Tampa Bay cops take on new duty: saving lives threatened by drug overdose

Published February 12

TAMPA — The call came in as a "non-breather."

When Tampa police Officer Tommy Baden arrived, he found an unconscious man lying on the floor between two hotel beds and a distraught woman giving him CPR. She told Baden they’d both injected heroin.

"She was kind of panicking," recalled Baden, 31, "and he was turning blue."

Baden went back to his car for Narcan, an overdose antidote drug distributed to patrol officers just weeks before. He had heard the drug worked well but this was his first time using it.

He snapped on a pair of latex gloves, assembled the Narcan kit’s two-piece applicator and sprayed the drug into each of the man’s nostrils. When paramedics arrived a minute later, the man was already regaining consciousness.

"It was like he was just taking a nap," Baden said.

Across the Tampa Bay area, law enforcement officers like Baden are arriving at overdose calls, administering naloxone and reviving people before paramedics arrive. Agencies here are part of a growing number in Florida and throughout the country that are handing out the antidote to patrol officers who are using it to bring drug users back from the brink of death.

Tampa police officers alone have used the drug nearly two dozen times since receiving the kits in November, a number that shocked police Chief Brian Dugan.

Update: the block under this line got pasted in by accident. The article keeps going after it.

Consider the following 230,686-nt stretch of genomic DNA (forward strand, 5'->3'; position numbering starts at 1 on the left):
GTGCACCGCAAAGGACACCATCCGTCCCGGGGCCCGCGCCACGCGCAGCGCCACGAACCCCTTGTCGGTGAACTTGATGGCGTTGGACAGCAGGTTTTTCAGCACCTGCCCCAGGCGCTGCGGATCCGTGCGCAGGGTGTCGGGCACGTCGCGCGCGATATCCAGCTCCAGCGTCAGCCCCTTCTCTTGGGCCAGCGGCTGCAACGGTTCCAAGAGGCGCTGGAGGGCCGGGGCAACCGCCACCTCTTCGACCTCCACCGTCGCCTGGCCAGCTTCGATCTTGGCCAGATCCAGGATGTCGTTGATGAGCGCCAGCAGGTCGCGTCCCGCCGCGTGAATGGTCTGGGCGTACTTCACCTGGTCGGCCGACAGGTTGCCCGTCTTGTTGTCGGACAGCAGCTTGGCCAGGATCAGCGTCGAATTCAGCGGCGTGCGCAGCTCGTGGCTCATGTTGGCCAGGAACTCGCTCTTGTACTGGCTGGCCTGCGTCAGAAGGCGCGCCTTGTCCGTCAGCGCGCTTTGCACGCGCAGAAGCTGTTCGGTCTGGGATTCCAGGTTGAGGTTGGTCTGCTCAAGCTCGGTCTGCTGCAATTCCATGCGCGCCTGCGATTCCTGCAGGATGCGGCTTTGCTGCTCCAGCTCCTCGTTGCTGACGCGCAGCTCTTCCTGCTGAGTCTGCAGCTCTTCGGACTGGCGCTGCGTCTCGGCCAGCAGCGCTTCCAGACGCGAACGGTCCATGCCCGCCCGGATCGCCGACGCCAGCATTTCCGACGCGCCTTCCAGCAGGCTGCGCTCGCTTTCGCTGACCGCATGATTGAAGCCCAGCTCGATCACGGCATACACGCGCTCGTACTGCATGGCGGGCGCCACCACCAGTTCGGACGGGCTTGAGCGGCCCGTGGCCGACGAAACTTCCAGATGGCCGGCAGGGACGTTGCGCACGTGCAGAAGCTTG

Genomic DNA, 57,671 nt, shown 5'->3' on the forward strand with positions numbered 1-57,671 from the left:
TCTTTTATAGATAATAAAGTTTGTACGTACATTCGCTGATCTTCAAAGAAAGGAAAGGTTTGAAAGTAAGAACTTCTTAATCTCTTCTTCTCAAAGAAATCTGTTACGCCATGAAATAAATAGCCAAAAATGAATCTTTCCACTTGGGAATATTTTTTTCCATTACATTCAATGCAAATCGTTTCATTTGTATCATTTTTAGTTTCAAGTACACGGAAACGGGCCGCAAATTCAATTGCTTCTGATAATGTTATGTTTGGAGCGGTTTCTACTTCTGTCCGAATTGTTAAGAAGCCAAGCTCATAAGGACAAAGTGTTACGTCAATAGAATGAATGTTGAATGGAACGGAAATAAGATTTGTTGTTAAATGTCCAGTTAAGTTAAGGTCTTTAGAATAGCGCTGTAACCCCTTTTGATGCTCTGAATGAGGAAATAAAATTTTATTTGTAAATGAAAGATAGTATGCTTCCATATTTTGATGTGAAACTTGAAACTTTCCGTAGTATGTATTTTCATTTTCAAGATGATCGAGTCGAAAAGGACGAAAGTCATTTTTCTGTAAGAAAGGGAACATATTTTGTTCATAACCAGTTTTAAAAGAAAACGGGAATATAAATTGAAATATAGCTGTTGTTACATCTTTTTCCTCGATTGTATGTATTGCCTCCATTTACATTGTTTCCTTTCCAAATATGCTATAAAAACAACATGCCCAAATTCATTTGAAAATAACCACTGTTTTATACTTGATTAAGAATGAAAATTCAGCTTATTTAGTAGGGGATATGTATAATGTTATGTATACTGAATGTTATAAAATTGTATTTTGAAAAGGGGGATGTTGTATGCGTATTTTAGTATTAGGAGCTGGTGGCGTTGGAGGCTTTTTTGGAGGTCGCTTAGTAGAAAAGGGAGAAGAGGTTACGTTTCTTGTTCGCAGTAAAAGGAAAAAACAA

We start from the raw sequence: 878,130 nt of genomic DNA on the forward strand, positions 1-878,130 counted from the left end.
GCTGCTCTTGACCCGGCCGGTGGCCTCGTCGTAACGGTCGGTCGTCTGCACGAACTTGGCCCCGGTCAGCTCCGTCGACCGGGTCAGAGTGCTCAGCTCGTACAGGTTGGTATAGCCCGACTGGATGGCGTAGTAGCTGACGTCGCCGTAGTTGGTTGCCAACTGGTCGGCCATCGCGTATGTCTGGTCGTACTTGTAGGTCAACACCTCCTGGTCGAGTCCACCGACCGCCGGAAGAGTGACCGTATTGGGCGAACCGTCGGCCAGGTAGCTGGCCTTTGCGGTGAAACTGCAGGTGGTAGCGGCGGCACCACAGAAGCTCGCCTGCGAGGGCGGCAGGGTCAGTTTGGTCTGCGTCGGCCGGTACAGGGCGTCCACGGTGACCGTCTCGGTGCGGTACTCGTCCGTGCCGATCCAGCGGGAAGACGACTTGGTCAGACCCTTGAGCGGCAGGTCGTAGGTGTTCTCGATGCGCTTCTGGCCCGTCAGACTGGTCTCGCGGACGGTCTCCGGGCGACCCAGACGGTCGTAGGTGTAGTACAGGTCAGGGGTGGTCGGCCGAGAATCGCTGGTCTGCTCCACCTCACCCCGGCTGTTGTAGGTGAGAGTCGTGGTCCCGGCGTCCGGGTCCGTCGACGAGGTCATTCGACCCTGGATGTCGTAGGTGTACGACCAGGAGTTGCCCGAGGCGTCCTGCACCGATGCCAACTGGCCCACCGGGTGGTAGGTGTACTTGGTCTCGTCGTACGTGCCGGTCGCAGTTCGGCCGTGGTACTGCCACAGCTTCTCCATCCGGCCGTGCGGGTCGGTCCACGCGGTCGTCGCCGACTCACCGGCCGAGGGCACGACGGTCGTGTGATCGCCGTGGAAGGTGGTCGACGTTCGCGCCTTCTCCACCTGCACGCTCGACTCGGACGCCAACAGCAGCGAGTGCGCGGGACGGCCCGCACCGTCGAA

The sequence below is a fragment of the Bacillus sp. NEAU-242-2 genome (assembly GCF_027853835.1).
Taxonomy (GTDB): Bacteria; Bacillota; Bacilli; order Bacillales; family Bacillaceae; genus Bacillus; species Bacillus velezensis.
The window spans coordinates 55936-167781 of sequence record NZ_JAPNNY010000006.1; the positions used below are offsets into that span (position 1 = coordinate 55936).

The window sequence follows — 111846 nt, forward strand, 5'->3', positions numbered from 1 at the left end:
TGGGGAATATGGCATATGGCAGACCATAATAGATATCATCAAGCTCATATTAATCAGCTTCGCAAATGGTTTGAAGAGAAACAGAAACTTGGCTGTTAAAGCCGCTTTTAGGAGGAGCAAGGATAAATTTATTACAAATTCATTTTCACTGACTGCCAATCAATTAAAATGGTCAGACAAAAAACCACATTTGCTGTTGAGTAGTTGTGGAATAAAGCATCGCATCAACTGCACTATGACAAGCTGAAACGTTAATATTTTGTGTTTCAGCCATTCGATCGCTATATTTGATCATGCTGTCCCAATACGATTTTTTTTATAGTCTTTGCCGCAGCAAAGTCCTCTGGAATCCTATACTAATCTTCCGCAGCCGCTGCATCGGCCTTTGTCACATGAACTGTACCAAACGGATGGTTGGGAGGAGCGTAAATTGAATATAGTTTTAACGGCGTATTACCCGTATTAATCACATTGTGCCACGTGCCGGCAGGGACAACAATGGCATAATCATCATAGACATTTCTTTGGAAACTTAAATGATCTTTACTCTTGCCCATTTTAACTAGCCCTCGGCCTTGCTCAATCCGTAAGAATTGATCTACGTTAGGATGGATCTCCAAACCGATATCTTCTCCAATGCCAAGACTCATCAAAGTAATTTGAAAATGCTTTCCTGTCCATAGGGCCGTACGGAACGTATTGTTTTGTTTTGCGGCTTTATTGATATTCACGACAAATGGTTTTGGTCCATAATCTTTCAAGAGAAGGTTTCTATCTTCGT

"These officers are heroes," said Dr. Tamas Peredy, medical director of the Florida Poison Information Center in Tampa. "They’re saving lives."

• • •

Treating an overdose victim is a race against the clock.

An overdose happens when opioids overwhelm the receptors in the brain that regulate the respiratory system. Breathing slows, then stops. Oxygen levels in the blood drop, affecting the heart’s rhythm and increasing the risk of cardiac arrest.

Narcan, also known as naloxone, works by quickly removing opioids from the receptors, said Alfred Aleguas, managing director of the Florida Poison Information Center.

"You have a very short window of time to receive naloxone and not have any bad outcomes," Aleguas said, noting that the brain can be damaged if deprived of oxygen for more than about five minutes. "The quicker you can get it into someone who’s overdosed, the better."

Paramedics have been carrying naloxone for decades, but its use by law enforcement agencies is relatively new, coming after the development of two new ways to administer the drug — an auto-injector device used on a patient’s thigh and a nasal spray approved by the Food and Drug Administration in 2015.

Both are easy to use and the drug has no side effects, so health officials and organizations like the American Society of Addiction Medicine recommend that law enforcement officers keep some form of naloxone on hand.

In Florida, at least 26 of the state’s 67 sheriff’s offices have distributed naloxone to their deputies, a number on an upward trend, said Nanette Schimpf, a spokeswoman for the Florida Sheriffs Association. Officers at about 70 of the state’s roughly 250 police departments are carrying the drug, according to the Florida Police Chiefs Association.

For many agencies, officer safety is a prime motivator.

With heroin’s resurgence and the emergence of powerful synthetic opioids such as fentanyl, officers need to be prepared if a colleague is accidentally exposed, said Pasco County sheriff’s Capt. Chris Beaman.

"We have detectives doing hand-to-hand transactions with drug dealers who often don’t know everything that’s in the drug they’re selling," Beaman said.

Sheriff Chris Nocco decided to purchase enough nasal spray kits for all patrol deputies, for their own protection and to help overdose victims, Beaman said. On the first day they were distributed last March, a deputy used one to successfully revive an overdose victim.

Since then, deputies have successfully use their kits at least 49 times, according to agency data.